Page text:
Every so often, something in the news catches me. It hits too close to home. I think, “Oh.”

That could be us.

This morning, FBI Special Agent Samuel Hicks was shot and killed while serving a warrant for someone’s arrest in Pittsburgh, PA.

Oh.

He left behind a wife and a 3-year old child.

Oh.

I can just imagine in my minds’ eye all of what is described in the news article: I can imagine his wife, in bed, sleeping while he left the house at the ungodly hour of 4:45 am (probably), expecting to hear from him when he was done with the arrest. Maybe they had plans together this afternoon, because often agents get the rest of the afternoon off after they complete an arrest (after booking the suspect, etc).

Oh.

I can imagine finding out that, actually, the routine drug search wasn’t so routine. The Kevlar-clad crew arriving at Robert Korbe’s home inspired someone to retrieve a personal weapon, aim it at the door, and, when the door was open, shoot the messenger.

Oh.

I cannot imagine his wife’s grief.

It is one of those things that hurts me to the core with empathy for her situation.

Oh.

This is something I don’t think much about, honestly. I think about other people’s spouses going off to fight in Iraq, Afghanistan, or other war zones. I think about police officers, fire fighters – all of whom put their lives on the line for our safety DAILY.

But I don’t think about FBI agents – like DB – ever getting shot. The likelihood of it happening is just so low. It must be a very mentally ill (or high) person to commit such a crime, because it is in front of a crowd of ten agents; to shoot at one in front of the others is to sacrifice any hope of freedom. Unlike police arrests, the FBI arrests perpetrators in an overwhelming show of force, sometimes bringing in a SWAT team, a negotiation team, and an arrest team all at once – just in case the shit hits the fan. They don’t want anything bad to happen.

That’s why arrests happen at the crack of dawn (note the time of the shooting: 6:00 am): people are less likely to be angry or violent at that hour. Frankly, they’re most likely to be asleep.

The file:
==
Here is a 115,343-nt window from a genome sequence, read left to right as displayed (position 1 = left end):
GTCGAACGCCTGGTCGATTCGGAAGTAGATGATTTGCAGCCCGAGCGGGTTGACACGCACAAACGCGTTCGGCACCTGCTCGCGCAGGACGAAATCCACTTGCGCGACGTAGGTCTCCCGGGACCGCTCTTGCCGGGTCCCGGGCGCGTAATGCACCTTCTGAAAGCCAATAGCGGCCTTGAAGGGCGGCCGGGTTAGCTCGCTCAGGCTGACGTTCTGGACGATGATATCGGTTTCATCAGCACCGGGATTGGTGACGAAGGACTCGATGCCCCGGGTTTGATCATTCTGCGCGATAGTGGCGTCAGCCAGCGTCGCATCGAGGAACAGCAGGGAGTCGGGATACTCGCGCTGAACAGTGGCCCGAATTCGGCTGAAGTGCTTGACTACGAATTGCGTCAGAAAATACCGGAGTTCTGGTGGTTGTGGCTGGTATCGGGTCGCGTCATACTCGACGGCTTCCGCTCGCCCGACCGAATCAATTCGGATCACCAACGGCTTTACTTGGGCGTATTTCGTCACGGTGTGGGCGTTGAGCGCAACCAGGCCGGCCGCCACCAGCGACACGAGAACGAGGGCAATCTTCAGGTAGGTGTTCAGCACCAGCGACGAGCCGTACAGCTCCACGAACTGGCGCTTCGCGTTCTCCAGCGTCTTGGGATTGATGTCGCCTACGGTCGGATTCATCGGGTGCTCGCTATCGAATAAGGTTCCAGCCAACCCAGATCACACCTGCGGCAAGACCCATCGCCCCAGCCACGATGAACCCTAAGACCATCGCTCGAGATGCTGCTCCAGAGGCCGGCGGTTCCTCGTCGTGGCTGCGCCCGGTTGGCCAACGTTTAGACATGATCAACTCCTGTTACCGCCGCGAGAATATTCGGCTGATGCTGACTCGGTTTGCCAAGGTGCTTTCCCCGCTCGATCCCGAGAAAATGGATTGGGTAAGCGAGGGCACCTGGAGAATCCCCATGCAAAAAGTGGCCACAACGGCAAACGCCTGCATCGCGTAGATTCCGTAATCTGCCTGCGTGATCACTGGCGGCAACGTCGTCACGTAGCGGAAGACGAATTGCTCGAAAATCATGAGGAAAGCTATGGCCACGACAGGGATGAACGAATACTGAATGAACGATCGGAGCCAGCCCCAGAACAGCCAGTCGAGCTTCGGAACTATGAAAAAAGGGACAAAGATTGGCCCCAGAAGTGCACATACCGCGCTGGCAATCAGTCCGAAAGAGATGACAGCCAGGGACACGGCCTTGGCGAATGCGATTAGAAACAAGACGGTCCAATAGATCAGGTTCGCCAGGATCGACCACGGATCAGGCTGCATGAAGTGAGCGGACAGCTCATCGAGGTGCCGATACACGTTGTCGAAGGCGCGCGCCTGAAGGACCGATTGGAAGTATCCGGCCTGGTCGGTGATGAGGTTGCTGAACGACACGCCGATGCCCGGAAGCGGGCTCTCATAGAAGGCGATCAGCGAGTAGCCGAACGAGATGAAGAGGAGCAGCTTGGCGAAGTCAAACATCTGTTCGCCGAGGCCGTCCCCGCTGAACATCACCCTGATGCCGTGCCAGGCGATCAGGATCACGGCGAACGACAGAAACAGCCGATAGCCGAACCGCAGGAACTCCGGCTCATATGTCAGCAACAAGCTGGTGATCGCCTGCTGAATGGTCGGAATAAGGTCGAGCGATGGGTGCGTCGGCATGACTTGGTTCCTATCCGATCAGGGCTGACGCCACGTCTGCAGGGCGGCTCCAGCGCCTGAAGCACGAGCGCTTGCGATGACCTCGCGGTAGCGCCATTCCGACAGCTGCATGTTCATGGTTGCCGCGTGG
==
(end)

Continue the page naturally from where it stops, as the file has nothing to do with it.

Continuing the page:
So yes, I’ve been lulled into a false sense of security. Despite my job (where I see mentally ill people all the time), I somehow still believe in people’s ability to rationally weigh the costs of shooting with the benefits of cooperating. I rarely think about the possibility that DB might not come home from one of the early-morning arrests. I think I used to be worried about it – back when he first started – but then life took over, and I got comfortable. I mean, DB and I joke that the biggest hazard of his job is carpal tunnel syndrome, from the mountains of paperwork he needs to complete.

And now I am imagining his wife learning of the unthinkable, absolutely unprepared for this type of news, and it is rocking me to my core. Because it’s the unexpected. It’s what we expect for a policeperson, or a firefighter, or an Army person. But this? No. Not doing this. “This” – this FBI life – is supposed to be safe. He carries a gun, for Pete’s sake. His colleague probably had an automatic weapon drawn, or at least strapped to his back.

How did this happen?

I am overwhelmed with sadness for this family.

Please join me in praying for them. Thank you.

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